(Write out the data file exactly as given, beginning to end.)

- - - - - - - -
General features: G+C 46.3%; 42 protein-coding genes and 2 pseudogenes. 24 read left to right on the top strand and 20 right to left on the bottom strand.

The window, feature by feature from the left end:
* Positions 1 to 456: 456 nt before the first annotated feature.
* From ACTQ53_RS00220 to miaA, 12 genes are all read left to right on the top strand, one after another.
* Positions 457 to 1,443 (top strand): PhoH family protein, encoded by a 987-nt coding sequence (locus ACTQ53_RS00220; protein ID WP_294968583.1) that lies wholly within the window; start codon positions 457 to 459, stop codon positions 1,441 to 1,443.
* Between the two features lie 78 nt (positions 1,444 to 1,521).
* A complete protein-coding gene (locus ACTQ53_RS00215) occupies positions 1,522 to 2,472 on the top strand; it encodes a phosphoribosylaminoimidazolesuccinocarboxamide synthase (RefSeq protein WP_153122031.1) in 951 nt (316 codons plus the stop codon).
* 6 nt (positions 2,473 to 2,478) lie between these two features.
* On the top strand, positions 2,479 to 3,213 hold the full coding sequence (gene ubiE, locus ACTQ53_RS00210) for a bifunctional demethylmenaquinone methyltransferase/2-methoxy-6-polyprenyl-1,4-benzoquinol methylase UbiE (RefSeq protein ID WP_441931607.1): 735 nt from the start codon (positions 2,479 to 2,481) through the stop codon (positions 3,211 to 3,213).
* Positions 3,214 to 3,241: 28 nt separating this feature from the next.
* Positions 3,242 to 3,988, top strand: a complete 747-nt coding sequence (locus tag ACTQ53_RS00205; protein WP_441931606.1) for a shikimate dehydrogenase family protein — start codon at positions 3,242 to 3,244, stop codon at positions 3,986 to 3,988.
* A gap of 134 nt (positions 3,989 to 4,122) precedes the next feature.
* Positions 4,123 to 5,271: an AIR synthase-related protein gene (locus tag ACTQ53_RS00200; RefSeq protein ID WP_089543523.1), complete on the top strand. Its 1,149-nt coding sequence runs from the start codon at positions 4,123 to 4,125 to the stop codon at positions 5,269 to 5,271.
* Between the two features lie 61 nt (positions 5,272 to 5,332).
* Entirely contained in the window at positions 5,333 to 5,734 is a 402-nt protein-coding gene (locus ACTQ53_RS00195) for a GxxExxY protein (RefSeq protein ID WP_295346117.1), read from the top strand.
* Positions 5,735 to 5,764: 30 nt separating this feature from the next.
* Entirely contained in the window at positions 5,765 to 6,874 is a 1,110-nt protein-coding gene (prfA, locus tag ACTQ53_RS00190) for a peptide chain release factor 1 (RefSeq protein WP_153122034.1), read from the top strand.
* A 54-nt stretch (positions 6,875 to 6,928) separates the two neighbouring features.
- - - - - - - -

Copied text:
General features: G+C 46.3%; 42 protein-coding genes and 2 pseudogenes. 24 read left to right on the top strand and 20 right to left on the bottom strand.

The window, feature by feature from the left end:
* Positions 1 to 456: 456 nt before the first annotated feature.
* From ACTQ53_RS00220 to miaA, 12 genes are all read left to right on the top strand, one after another.
* Positions 457 to 1,443 (top strand): PhoH family protein, encoded by a 987-nt coding sequence (locus ACTQ53_RS00220; protein ID WP_294968583.1) that lies wholly within the window; start codon positions 457 to 459, stop codon positions 1,441 to 1,443.
* Between the two features lie 78 nt (positions 1,444 to 1,521).
* A complete protein-coding gene (locus ACTQ53_RS00215) occupies positions 1,522 to 2,472 on the top strand; it encodes a phosphoribosylaminoimidazolesuccinocarboxamide synthase (RefSeq protein WP_153122031.1) in 951 nt (316 codons plus the stop codon).
* 6 nt (positions 2,473 to 2,478) lie between these two features.
* On the top strand, positions 2,479 to 3,213 hold the full coding sequence (gene ubiE, locus ACTQ53_RS00210) for a bifunctional demethylmenaquinone methyltransferase/2-methoxy-6-polyprenyl-1,4-benzoquinol methylase UbiE (RefSeq protein ID WP_441931607.1): 735 nt from the start codon (positions 2,479 to 2,481) through the stop codon (positions 3,211 to 3,213).
* Positions 3,214 to 3,241: 28 nt separating this feature from the next.
* Positions 3,242 to 3,988, top strand: a complete 747-nt coding sequence (locus tag ACTQ53_RS00205; protein WP_441931606.1) for a shikimate dehydrogenase family protein — start codon at positions 3,242 to 3,244, stop codon at positions 3,986 to 3,988.
* A gap of 134 nt (positions 3,989 to 4,122) precedes the next feature.
* Positions 4,123 to 5,271: an AIR synthase-related protein gene (locus tag ACTQ53_RS00200; RefSeq protein ID WP_089543523.1), complete on the top strand. Its 1,149-nt coding sequence runs from the start codon at positions 4,123 to 4,125 to the stop codon at positions 5,269 to 5,271.
* Between the two features lie 61 nt (positions 5,272 to 5,332).
* Entirely contained in the window at positions 5,333 to 5,734 is a 402-nt protein-coding gene (locus ACTQ53_RS00195) for a GxxExxY protein (RefSeq protein ID WP_295346117.1), read from the top strand.
* Positions 5,735 to 5,764: 30 nt separating this feature from the next.
* Entirely contained in the window at positions 5,765 to 6,874 is a 1,110-nt protein-coding gene (prfA, locus tag ACTQ53_RS00190) for a peptide chain release factor 1 (RefSeq protein WP_153122034.1), read from the top strand.
* A 54-nt stretch (positions 6,875 to 6,928) separates the two neighbouring features.